Shared Mobility Subsidies Dry Up, Revealing the Industry’s Economic Realities

Companies are looking to generate profits, but customers have come to expect low-cost, subsidized travel and raising prices will prove challenging.

August 16, 2019, 6:00 AM PDT

By Camille Fink

Uber Jump bike

paul.wasneski / Flickr

Alana Semuels reports that shared mobility operators are facing a conundrum: how to start becoming profitable and meet the demands of stakeholders without losing the customers who have become used to cheap travel.

As these companies go public, the venture capital that allowed them to heavily subsidize travel options—by car, bike, and scooter—is disappearing. To turn a profit, they will have to raise prices, says Semuels:

[Sam] Korus, the analyst, thinks that shared scooter companies in particular are in trouble as subsidies come to an end. By his math, it costs scooter companies like Bird $2.55 per mile to rent dockless scooters to customers. Before they raised their prices, these companies were generating just $2.43 in revenue per mile, he says, meaning they will eventually have to raise prices to make money. But as they do, fewer people will use the service.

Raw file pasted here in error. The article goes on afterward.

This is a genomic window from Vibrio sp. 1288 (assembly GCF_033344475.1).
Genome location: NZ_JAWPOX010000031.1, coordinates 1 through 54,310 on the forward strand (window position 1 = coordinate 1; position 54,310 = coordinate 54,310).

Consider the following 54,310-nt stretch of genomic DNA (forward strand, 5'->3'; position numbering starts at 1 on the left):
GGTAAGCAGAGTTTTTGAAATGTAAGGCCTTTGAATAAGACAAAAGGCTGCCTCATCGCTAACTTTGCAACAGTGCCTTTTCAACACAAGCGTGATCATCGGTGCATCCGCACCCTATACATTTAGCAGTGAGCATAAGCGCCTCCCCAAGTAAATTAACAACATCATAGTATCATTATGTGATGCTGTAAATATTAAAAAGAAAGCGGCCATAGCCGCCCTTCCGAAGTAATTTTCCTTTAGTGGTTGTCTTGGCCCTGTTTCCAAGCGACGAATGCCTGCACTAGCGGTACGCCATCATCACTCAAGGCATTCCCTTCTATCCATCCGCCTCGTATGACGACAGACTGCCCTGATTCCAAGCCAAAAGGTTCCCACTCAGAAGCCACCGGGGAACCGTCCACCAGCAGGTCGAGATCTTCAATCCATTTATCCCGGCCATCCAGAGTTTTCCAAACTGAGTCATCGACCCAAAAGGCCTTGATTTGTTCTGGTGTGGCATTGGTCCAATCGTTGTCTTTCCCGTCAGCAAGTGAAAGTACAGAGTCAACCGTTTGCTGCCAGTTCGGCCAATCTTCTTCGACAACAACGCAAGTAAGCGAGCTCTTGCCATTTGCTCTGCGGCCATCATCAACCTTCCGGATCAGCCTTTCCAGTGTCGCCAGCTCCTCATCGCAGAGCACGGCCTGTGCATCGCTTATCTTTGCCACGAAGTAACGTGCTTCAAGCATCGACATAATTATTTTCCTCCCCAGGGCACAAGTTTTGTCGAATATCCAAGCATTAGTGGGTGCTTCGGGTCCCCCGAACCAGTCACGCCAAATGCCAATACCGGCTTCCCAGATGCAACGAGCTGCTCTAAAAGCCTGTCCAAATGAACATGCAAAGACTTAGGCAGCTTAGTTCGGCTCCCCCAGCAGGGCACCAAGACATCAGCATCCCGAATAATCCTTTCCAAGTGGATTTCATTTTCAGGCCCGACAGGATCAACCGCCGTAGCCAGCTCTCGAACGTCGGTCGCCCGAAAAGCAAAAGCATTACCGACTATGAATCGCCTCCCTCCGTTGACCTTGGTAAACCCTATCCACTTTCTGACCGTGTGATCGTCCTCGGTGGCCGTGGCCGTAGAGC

For some customers, purchasing their own devices is a more cost-effective option. Others will just stop using those services and revert to transportation modes they used before, such as walking or transit. Monthly passes or subscriptions are one strategy companies are considering to hold on to customers, and public subsidies are another possibility.

But the economic viability of shared mobility remains uncertain, says Semuels. "While we’re in an economic expansion at the moment, these companies appear particularly vulnerable to the threat of an economic slowdown. If another recession is coming, as observers like presidential candidate Elizabeth Warren have warned, consumers may be even less willing to pay for rides and other shared services once subsidies disappear."

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